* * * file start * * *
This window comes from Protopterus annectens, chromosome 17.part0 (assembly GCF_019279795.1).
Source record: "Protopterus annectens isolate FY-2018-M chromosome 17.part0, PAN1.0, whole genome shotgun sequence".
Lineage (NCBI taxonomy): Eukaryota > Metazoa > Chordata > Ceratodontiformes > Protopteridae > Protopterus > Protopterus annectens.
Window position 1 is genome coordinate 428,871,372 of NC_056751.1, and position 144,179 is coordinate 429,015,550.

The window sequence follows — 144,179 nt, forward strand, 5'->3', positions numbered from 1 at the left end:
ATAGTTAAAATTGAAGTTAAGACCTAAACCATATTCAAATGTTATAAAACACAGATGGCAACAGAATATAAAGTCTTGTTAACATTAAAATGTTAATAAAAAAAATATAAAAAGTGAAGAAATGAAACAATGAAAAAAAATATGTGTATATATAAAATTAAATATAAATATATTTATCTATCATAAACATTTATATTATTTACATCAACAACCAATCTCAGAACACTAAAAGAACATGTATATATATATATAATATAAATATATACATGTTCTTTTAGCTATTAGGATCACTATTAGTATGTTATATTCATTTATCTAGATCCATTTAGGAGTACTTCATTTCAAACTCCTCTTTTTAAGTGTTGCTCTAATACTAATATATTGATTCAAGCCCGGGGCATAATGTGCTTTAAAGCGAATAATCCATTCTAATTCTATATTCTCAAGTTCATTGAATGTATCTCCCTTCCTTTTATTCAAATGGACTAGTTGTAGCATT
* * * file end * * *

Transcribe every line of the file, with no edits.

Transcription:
This window comes from Protopterus annectens, chromosome 17.part0 (assembly GCF_019279795.1).
Source record: "Protopterus annectens isolate FY-2018-M chromosome 17.part0, PAN1.0, whole genome shotgun sequence".
Lineage (NCBI taxonomy): Eukaryota > Metazoa > Chordata > Ceratodontiformes > Protopteridae > Protopterus > Protopterus annectens.
Window position 1 is genome coordinate 428,871,372 of NC_056751.1, and position 144,179 is coordinate 429,015,550.

The window sequence follows — 144,179 nt, forward strand, 5'->3', positions numbered from 1 at the left end:
ATAGTTAAAATTGAAGTTAAGACCTAAACCATATTCAAATGTTATAAAACACAGATGGCAACAGAATATAAAGTCTTGTTAACATTAAAATGTTAATAAAAAAAATATAAAAAGTGAAGAAATGAAACAATGAAAAAAAATATGTGTATATATAAAATTAAATATAAATATATTTATCTATCATAAACATTTATATTATTTACATCAACAACCAATCTCAGAACACTAAAAGAACATGTATATATATATATAATATAAATATATACATGTTCTTTTAGCTATTAGGATCACTATTAGTATGTTATATTCATTTATCTAGATCCATTTAGGAGTACTTCATTTCAAACTCCTCTTTTTAAGTGTTGCTCTAATACTAATATATTGATTCAAGCCCGGGGCATAATGTGCTTTAAAGCGAATAATCCATTCTAATTCTATATTCTCAAGTTCATTGAATGTATCTCCCTTCCTTTTATTCAAATGGACTAGTTGTAGCATT